The invited article this month is about sexism and the nefarious nature of gender inequities. It is written by a person who has spent her entire professional life denouncing it as a moral evil and working to help people overcome the patriarchal mentality. Dr. Glenda Simms writes in plain English that anyone can understand. There are those, of course, who do not want to understand; men addicted to the "macho" mentality, and women who prefer to keep playing the old games.
It is now widely recognized by most scholars of the human sciences that sexism harms men as well as women. In fact, it is an obstacle to human development: the sexist person rarely becomes aware that there is man in woman, and woman in man. The resulting cross-gender alienation, subtle as it may be, makes it difficult for a person to undertake the inner journey that liberates us from relying solely on material things to find satisfaction and fulfilment in life.
Therefore, it is critical to make people aware of these facts which pertain to both individual human development and the sustainable development of communities at all levels. This "popularization" of the gender equality mindset is well served by people who, like Dr. Simms, keep reiterating the gender equality message in plain language, speaking and writing "with iron hands and velvet gloves," yet without bitterness or complaints of victimhood.
THE CULT OF THE PATRIARCH
Glenda P. Simms
Jamaica Gleaner, Kingston, Jamaica
Date of Publication: 7 December 2008
REPRINTED WITH PERMISSION
Recently, I was away from Jamaica for a period of five weeks.
During this time, I routinely read the local newspapers on the Internet, and there was no day that I found a positive note on the situation of women and children in the land of my birth.
On one memorable occasion during this time, I sat in a Jamaican barber's chair in London and I listened carefully to the 'barber shop comments' about the state of affairs in Jamaica.
The women who were present were very concerned about the reports of the horrendous murders and gross mutilation of women and children in their beloved society.
One of the men lifted his razor from his client's head and stated in a convincing tone that he has heard that these atrocities are not being carried out by Jamaicans, but by foreigners who are members of cults that are now at work in the society.
Looking for bogeyman
I thought that this response was typical of the general psyche of our society. We are always looking for the bogeyman or some other entity to blame for our shortcomings.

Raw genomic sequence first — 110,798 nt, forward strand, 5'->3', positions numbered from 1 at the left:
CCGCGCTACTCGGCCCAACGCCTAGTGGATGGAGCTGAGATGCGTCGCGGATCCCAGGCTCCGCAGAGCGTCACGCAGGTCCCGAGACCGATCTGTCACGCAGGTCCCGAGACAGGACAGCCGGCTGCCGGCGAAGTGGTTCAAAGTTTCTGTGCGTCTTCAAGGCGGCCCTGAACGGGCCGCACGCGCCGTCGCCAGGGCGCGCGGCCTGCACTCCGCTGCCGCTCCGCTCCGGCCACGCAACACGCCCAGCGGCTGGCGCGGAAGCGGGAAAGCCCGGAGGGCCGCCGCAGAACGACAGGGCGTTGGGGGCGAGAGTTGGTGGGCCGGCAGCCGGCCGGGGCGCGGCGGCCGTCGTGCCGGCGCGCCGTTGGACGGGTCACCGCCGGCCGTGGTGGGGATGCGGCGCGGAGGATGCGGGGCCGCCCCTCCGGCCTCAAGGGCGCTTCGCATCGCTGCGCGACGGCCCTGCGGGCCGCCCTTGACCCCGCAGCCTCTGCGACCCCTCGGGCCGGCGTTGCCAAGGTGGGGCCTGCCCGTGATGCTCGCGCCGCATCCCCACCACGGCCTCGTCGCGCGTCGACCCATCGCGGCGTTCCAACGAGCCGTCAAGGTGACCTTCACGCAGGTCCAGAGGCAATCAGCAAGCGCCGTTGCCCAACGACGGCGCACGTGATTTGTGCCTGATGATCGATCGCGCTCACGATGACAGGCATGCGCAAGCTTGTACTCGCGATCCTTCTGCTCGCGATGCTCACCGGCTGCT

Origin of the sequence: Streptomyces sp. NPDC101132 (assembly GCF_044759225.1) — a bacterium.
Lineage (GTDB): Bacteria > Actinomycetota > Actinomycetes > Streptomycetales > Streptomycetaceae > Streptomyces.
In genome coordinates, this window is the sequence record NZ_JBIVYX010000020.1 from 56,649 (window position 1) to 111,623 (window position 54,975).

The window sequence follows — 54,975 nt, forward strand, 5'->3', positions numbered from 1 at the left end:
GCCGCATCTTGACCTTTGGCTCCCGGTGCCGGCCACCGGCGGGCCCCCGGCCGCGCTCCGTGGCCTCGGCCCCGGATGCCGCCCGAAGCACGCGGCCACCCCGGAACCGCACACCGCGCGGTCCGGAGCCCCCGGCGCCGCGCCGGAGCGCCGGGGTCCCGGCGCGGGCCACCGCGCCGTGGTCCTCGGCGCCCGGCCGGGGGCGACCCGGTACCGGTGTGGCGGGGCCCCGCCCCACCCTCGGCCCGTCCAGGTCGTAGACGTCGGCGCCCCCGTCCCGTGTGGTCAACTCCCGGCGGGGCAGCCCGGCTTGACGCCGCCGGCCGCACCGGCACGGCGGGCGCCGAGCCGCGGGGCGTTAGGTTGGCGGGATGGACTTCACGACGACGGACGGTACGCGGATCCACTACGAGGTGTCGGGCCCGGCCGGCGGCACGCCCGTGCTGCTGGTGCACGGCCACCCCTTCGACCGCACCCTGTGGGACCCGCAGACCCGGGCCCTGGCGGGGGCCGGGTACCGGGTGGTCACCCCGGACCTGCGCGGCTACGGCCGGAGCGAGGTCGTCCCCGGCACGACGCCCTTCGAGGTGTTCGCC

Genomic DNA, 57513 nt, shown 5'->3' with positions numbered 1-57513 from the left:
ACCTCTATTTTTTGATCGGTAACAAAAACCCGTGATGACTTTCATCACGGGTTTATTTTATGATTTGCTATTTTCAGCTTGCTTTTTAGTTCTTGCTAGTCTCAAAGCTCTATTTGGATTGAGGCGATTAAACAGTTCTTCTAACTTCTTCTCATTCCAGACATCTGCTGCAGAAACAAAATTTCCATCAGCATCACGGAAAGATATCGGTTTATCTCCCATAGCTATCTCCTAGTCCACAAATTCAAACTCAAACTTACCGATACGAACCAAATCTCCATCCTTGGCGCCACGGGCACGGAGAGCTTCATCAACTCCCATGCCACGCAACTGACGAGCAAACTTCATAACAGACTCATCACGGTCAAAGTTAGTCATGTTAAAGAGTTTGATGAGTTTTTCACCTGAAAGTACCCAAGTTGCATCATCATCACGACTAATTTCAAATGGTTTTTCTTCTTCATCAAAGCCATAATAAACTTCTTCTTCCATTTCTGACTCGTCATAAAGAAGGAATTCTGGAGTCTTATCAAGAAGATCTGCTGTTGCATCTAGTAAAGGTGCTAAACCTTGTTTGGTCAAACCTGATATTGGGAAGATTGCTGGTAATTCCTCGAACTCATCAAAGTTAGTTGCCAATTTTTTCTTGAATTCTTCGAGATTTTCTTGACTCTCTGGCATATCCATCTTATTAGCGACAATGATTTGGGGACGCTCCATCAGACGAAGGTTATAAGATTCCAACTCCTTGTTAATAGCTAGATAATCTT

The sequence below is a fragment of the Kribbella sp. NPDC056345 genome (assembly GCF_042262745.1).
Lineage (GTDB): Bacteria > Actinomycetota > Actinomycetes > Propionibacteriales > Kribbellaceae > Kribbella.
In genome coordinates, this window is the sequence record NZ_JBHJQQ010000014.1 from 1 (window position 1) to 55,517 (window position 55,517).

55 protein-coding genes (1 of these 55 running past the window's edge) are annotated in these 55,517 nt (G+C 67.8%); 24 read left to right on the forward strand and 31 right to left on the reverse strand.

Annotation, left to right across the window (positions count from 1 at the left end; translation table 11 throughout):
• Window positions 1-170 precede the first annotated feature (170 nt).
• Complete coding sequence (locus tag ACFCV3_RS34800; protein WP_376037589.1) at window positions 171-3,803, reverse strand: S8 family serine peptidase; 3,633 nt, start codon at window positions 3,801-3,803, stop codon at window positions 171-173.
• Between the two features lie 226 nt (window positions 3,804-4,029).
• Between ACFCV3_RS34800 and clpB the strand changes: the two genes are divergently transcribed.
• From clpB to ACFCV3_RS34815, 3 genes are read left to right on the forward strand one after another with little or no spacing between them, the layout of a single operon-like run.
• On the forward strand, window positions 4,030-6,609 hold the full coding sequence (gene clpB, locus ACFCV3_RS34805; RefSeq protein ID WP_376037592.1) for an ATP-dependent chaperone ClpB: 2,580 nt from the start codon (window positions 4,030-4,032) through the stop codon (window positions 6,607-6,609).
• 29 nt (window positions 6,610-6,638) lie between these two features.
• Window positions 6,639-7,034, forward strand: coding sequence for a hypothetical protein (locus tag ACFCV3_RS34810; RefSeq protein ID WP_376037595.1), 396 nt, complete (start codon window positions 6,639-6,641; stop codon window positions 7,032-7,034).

It is in response to these rumours that I thought of the real cult that has been at work in shaping the Jamaican society for more than 500 years - the cult of the patriarch.
In order to set the historical and political context of this concept, I bring the following facts to my readers:
Jamaica ratified the Convention on the Elimination of all Forms of Discrimination against Women (CEDAW) many years ago.
In article five of this important women's human rights treaty, all state parties are obligated to "modify the social and cultural patterns of conduct of men and women based on the idea of the inferiority or the superiority of either of the sexes or on stereotyped roles of men and women".
Furthermore, every state party to the convention is called upon to "ensure that family education includes a proper understanding of maternity as a social function and the recognition of the common responsibility of men and women in the upbringing and development of their children".
In August 2006 at the 745th and 746th meetings of the CEDAW Committee held in New York, an official Jamaica delegation presented the fifth periodic report of the status of the country's women to the committee, and detailed convincingly the impressive legislative framework and the 'progressive' cutting-edge programmes that are being carried out nationally to ensure that all aspects of the rights of Jamaican women are protected by the state.
However, the aims of article five of CEDAW seem to be the most difficult to achieve in many societies. The Jamaican society is no exception.
That is why in its concluding remarks to the Government of Jamaica's fifth periodic report, there was a recommendation for the state to put in place a strategy "with clear goals and timetables to modify or eliminate negative cultural practices and stereotypes that discriminate against women".
Most important, the CEDAW Committee noted "with grave concern the extent, intensity and prevalence of violence against women especially sexual violence" in the Jamaican society.
In order to ensure that the obligations of our government under international treaties in general and the women's human rights treaty, in particular, we must find ways to address effectively the horrendous levels of gender-based violence in Jamaica.